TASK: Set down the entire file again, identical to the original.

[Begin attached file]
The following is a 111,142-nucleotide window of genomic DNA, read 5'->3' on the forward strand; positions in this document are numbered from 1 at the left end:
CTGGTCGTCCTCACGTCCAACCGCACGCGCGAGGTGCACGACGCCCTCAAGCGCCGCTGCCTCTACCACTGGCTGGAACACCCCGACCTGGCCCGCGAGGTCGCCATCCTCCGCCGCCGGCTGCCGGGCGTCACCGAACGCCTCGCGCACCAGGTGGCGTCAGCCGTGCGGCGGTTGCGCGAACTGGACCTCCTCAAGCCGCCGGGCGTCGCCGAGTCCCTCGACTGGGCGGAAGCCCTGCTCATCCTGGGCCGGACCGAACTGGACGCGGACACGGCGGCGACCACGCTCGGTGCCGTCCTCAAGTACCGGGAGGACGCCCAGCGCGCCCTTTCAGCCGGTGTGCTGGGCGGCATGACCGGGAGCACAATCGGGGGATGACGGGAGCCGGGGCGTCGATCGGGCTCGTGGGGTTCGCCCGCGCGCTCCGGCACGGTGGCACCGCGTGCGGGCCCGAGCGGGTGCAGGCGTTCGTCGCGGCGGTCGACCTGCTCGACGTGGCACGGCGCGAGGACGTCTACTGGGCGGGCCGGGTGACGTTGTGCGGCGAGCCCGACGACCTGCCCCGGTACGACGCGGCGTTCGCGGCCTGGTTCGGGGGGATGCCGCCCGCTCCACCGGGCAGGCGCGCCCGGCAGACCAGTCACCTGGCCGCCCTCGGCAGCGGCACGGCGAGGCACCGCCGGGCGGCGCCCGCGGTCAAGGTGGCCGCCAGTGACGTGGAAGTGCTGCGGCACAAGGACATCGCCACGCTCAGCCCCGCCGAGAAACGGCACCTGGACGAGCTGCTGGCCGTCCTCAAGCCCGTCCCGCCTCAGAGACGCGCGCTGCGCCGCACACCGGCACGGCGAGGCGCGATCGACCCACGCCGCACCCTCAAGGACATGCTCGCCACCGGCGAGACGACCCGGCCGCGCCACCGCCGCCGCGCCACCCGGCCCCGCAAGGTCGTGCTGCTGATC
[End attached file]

The following is a 111,142-nucleotide window of genomic DNA, read 5'->3' on the forward strand; positions in this document are numbered from 1 at the left end:
CTGGTCGTCCTCACGTCCAACCGCACGCGCGAGGTGCACGACGCCCTCAAGCGCCGCTGCCTCTACCACTGGCTGGAACACCCCGACCTGGCCCGCGAGGTCGCCATCCTCCGCCGCCGGCTGCCGGGCGTCACCGAACGCCTCGCGCACCAGGTGGCGTCAGCCGTGCGGCGGTTGCGCGAACTGGACCTCCTCAAGCCGCCGGGCGTCGCCGAGTCCCTCGACTGGGCGGAAGCCCTGCTCATCCTGGGCCGGACCGAACTGGACGCGGACACGGCGGCGACCACGCTCGGTGCCGTCCTCAAGTACCGGGAGGACGCCCAGCGCGCCCTTTCAGCCGGTGTGCTGGGCGGCATGACCGGGAGCACAATCGGGGGATGACGGGAGCCGGGGCGTCGATCGGGCTCGTGGGGTTCGCCCGCGCGCTCCGGCACGGTGGCACCGCGTGCGGGCCCGAGCGGGTGCAGGCGTTCGTCGCGGCGGTCGACCTGCTCGACGTGGCACGGCGCGAGGACGTCTACTGGGCGGGCCGGGTGACGTTGTGCGGCGAGCCCGACGACCTGCCCCGGTACGACGCGGCGTTCGCGGCCTGGTTCGGGGGGATGCCGCCCGCTCCACCGGGCAGGCGCGCCCGGCAGACCAGTCACCTGGCCGCCCTCGGCAGCGGCACGGCGAGGCACCGCCGGGCGGCGCCCGCGGTCAAGGTGGCCGCCAGTGACGTGGAAGTGCTGCGGCACAAGGACATCGCCACGCTCAGCCCCGCCGAGAAACGGCACCTGGACGAGCTGCTGGCCGTCCTCAAGCCCGTCCCGCCTCAGAGACGCGCGCTGCGCCGCACACCGGCACGGCGAGGCGCGATCGACCCACGCCGCACCCTCAAGGACATGCTCGCCACCGGCGAGACGACCCGGCCGCGCCACCGCCGCCGCGCCACCCGGCCCCGCAAGGTCGTGCTGCTGATC